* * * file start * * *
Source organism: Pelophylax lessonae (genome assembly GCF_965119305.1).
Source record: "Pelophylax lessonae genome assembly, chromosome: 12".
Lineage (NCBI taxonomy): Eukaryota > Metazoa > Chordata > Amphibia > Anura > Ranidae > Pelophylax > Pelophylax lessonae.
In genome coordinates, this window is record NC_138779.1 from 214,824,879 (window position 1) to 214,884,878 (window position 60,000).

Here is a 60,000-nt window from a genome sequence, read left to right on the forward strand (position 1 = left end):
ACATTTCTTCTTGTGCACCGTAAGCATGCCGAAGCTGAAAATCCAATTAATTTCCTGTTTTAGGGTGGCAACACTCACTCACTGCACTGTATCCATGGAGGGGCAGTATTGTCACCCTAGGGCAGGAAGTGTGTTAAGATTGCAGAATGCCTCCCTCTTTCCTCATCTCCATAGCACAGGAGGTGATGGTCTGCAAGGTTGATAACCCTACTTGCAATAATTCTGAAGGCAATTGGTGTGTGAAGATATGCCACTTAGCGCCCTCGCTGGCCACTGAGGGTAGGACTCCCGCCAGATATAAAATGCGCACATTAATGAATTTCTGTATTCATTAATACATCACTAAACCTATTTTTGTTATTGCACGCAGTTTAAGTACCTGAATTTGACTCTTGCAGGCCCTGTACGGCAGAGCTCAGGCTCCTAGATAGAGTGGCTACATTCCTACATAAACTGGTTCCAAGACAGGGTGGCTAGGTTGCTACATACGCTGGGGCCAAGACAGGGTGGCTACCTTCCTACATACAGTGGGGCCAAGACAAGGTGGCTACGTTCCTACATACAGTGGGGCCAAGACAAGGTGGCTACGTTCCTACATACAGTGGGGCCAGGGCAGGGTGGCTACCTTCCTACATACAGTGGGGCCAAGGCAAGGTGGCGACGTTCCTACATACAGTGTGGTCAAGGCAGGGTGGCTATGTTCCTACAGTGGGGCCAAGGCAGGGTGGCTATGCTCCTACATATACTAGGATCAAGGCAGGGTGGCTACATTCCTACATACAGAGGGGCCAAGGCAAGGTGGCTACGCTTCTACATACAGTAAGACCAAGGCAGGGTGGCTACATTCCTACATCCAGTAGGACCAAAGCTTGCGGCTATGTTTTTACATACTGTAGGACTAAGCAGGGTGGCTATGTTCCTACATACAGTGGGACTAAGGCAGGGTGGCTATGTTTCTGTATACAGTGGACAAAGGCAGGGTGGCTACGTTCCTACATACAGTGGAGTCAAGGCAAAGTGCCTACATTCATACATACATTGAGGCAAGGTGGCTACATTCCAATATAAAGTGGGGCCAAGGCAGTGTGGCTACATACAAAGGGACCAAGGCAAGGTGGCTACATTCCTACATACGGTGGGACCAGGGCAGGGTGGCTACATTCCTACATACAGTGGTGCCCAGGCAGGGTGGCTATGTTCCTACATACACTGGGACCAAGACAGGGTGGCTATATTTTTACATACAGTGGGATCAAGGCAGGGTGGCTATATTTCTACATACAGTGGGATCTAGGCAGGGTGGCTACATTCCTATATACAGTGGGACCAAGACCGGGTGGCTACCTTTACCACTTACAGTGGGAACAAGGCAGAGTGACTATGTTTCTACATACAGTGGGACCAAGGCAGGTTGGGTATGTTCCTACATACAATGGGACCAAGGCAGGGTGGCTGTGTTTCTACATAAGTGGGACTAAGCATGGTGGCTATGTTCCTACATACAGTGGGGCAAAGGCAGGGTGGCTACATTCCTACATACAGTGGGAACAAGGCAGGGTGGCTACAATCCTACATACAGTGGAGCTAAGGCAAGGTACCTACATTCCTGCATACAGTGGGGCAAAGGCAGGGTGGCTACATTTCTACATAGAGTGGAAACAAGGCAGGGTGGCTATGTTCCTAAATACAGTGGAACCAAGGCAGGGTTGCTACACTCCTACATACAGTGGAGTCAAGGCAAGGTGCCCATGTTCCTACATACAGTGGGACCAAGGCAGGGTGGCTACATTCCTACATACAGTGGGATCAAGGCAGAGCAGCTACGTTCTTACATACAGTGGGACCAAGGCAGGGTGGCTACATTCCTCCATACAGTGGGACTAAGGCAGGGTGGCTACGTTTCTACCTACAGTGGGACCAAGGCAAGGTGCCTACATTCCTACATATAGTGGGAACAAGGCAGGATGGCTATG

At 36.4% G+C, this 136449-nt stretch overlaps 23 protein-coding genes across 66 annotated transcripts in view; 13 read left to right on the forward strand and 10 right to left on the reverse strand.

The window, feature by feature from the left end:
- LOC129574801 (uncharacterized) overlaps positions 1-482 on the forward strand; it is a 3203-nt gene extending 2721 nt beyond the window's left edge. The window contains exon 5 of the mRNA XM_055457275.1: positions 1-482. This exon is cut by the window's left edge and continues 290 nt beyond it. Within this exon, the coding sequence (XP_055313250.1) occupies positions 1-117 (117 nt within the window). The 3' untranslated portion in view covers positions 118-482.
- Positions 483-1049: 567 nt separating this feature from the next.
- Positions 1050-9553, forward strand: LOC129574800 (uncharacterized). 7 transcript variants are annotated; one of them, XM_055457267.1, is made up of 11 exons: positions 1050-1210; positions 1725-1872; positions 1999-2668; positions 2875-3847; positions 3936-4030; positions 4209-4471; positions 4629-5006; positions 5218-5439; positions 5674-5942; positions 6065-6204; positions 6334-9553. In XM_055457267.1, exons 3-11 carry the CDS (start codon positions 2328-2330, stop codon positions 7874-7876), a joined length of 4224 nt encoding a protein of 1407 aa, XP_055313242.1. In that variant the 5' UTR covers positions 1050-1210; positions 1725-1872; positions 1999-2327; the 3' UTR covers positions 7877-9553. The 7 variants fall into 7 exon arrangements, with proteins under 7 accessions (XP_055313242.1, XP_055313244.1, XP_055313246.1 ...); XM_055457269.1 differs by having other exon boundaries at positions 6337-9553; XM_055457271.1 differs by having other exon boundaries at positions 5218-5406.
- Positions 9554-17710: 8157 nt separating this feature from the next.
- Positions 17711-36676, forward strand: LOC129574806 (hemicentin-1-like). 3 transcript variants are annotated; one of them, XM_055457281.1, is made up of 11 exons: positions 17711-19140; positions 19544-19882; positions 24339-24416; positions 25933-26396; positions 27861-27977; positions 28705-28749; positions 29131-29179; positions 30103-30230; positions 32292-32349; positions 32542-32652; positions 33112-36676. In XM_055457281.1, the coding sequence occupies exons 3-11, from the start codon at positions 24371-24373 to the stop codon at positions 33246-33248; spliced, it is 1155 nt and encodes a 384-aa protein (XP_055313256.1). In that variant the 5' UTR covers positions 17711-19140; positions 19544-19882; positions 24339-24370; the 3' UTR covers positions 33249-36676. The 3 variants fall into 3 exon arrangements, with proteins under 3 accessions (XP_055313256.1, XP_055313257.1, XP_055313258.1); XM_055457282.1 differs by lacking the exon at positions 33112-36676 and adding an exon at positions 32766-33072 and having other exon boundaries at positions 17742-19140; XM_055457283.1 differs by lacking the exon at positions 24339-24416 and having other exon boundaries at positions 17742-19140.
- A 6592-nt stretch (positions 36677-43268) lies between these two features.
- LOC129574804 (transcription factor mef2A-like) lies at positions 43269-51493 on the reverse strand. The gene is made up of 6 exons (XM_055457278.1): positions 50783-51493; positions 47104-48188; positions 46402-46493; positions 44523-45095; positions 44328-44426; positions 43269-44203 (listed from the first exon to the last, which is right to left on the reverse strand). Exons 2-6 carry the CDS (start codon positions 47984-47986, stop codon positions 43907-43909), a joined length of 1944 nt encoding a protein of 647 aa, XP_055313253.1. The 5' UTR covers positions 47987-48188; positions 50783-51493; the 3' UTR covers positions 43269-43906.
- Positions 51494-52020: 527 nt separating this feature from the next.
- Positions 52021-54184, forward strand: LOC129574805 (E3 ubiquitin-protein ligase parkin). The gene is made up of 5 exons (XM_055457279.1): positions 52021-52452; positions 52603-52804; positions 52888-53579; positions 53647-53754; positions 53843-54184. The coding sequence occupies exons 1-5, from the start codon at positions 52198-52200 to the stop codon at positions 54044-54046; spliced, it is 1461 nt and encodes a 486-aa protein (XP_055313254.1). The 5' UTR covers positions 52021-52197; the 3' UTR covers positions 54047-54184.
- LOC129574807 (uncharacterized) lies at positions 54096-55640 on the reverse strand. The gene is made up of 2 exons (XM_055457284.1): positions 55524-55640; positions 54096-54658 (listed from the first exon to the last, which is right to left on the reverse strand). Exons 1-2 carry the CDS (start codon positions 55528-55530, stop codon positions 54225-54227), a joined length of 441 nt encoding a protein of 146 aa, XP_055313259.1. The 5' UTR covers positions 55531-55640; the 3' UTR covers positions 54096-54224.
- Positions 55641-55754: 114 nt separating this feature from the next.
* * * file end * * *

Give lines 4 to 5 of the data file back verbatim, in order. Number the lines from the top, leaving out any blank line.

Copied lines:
In genome coordinates, this window is record NC_138779.1 from 214,824,879 (window position 1) to 214,884,878 (window position 60,000).

Here is a 60,000-nt window from a genome sequence, read left to right on the forward strand (position 1 = left end):